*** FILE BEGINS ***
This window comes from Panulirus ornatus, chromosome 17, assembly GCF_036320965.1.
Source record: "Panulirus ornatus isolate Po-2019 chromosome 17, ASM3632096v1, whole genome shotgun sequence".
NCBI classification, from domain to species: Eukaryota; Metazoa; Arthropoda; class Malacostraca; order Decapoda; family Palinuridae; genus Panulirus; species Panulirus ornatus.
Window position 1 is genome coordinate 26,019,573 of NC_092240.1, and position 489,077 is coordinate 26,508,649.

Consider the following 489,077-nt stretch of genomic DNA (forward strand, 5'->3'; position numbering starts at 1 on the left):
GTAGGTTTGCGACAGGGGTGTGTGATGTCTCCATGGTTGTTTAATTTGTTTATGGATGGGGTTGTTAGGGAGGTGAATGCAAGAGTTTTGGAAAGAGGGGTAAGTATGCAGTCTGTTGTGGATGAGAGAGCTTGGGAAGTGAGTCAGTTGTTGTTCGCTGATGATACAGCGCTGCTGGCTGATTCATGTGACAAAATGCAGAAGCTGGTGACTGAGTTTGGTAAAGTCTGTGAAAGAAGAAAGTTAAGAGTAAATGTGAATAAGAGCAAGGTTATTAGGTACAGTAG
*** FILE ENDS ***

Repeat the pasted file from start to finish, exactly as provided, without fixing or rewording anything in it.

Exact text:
This window comes from Panulirus ornatus, chromosome 17, assembly GCF_036320965.1.
Source record: "Panulirus ornatus isolate Po-2019 chromosome 17, ASM3632096v1, whole genome shotgun sequence".
NCBI classification, from domain to species: Eukaryota; Metazoa; Arthropoda; class Malacostraca; order Decapoda; family Palinuridae; genus Panulirus; species Panulirus ornatus.
Window position 1 is genome coordinate 26,019,573 of NC_092240.1, and position 489,077 is coordinate 26,508,649.

Consider the following 489,077-nt stretch of genomic DNA (forward strand, 5'->3'; position numbering starts at 1 on the left):
GTAGGTTTGCGACAGGGGTGTGTGATGTCTCCATGGTTGTTTAATTTGTTTATGGATGGGGTTGTTAGGGAGGTGAATGCAAGAGTTTTGGAAAGAGGGGTAAGTATGCAGTCTGTTGTGGATGAGAGAGCTTGGGAAGTGAGTCAGTTGTTGTTCGCTGATGATACAGCGCTGCTGGCTGATTCATGTGACAAAATGCAGAAGCTGGTGACTGAGTTTGGTAAAGTCTGTGAAAGAAGAAAGTTAAGAGTAAATGTGAATAAGAGCAAGGTTATTAGGTACAGTAG